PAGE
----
Monthly Archives: August 2014

11 August 1914; Tuesday

Busy at work. A great deal of interest in the war and in the soldiers who are in the town. They are fortifying all along the coast. An occasional aeroplane passes over the town. A lot of interest shown over the whereabouts of the fighting†, and rumours current that some of our soldiers are in Belgium and France. Special papers out all day.

10 August 1914; Monday

At work as usual. Very busy through George being off. Went up the town at night. Charlie on counter duty. Got news of the sinking of the submarine. More soldiers drafted into the town. The Victoria Hall1 and several other buildings in the town including the Havelock House2 taken by soldiers.

  1. Victoria Hall: see note on 10 January

  2. Havelock House: A department store which, the following year, became the Havelock House cinema. See note on 27 December 1915

9 August 1914; Sunday

At chapel and Sunday School as usual. I had Esther Mullens’ class and played for the last hymn. My turn for the children’s service. Mr Riddell preaching in the morning and Mr Victor Ingleson at night. Willie Marshall playing again. Had special prayer meeting at the close of the service for the war. Cruiser “Birmingham”1 sunk German Submarine U15 in the North Sea.

  1. Birmingham”: Tyne-built 1914, scrapped 1931; U15’s engines had failed off Fair Isle, Birmingham shelled her but missed, so rammed her and she sank with all hands: the first submarine ever sunk by an enemy warship. Birmingham was later at the battles of Heligoland and of the Dogger Bank

7 August 1914; Friday

Got up at 6 o’clock. Went to the baths. Only 4 of us there. Had good swim. Received news of the sinking of the cruiser “Amphion” on a mine1. 131 English & 20 Germans lost. Further news of the Liege battle. President Wilson’s wife reported dead2. Rumours of North Sea fight, but not confirmed. Had walk with father at night. Town full of soldiers. Defence of Boldon & Cleadon being proceeded with. Ad Ahlers3 remanded for a week.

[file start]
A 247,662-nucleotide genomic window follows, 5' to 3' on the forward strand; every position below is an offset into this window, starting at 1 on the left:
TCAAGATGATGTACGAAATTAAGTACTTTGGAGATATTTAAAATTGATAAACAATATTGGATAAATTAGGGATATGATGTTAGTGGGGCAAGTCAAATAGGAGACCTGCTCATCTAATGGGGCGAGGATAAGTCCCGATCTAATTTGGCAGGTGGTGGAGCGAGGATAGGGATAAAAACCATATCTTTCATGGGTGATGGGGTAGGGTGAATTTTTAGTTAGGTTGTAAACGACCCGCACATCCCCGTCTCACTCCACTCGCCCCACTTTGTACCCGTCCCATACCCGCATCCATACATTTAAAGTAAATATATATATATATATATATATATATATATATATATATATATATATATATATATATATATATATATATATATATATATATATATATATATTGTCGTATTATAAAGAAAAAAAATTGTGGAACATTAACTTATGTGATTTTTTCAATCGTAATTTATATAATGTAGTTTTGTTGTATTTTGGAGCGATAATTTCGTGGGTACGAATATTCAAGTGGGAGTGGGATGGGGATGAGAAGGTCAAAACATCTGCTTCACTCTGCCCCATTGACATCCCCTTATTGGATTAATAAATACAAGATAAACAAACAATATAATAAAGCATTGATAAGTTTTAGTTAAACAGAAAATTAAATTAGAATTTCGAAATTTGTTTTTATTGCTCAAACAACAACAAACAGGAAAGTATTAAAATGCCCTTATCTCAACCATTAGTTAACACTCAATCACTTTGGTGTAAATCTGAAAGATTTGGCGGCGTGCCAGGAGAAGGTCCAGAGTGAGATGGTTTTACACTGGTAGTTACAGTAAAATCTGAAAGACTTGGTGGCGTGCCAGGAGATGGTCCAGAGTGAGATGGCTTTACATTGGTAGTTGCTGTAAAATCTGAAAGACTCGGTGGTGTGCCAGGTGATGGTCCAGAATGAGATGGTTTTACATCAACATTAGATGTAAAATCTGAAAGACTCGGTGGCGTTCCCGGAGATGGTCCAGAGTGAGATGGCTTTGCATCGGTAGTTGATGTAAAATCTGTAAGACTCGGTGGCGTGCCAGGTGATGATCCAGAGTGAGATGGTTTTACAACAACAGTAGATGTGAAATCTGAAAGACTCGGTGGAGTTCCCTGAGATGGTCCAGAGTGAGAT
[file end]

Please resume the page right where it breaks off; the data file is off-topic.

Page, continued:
1. Amphion”: the scout cruiser leading Lance’s flotilla, which next intercepted the “St Petersburg” which was taking the German ambassador back to Germany; on realising the St Petersburg’s diplomatic status, Amphion interposed herself between it and the British shelling, which eventually ceased. Amphion then struck one of the Königin Luise’s mines, her surviving crew and rescued German sailors were taken by attendant destroyers, but Amphion drifted onto another mine and more lives were lost in a further big explosion. 

  2. “President Wilson’s wife”: Ellen Axson Wilson, first wife of President Woodrow Wilson, died on 6th August 1914. 

  3. Ad Ahlers: See note on 6 August

6 August 1914; Thursday

Busy at the office. Got news of Belgium victory over Germans at Liege. A lot of guns captured & a tremendous slaughter. A German Cruiser King Louise1 sunk by destroyer Lance. Various rumours afloat. The town full of soldiers. Defences at Hendon being proceeded with. Ad Ahlers2 arrested. Received news of the birth of Hilda’s baby.

  1. King Louise: actually the Königin Luise, a minelayer and converted Hamburg – Holland ferry. The destroyer Lance (launched 1914, broken up 1921) fired the first British shot of the War at her as she (Königin Luise, camouflaged as a Great Eastern Railway steamer) was laying mines off Harwich and the Thames. Her captain scuttled her on realising he couldn’t escape; 46 out of 100 crew saved by RN ships.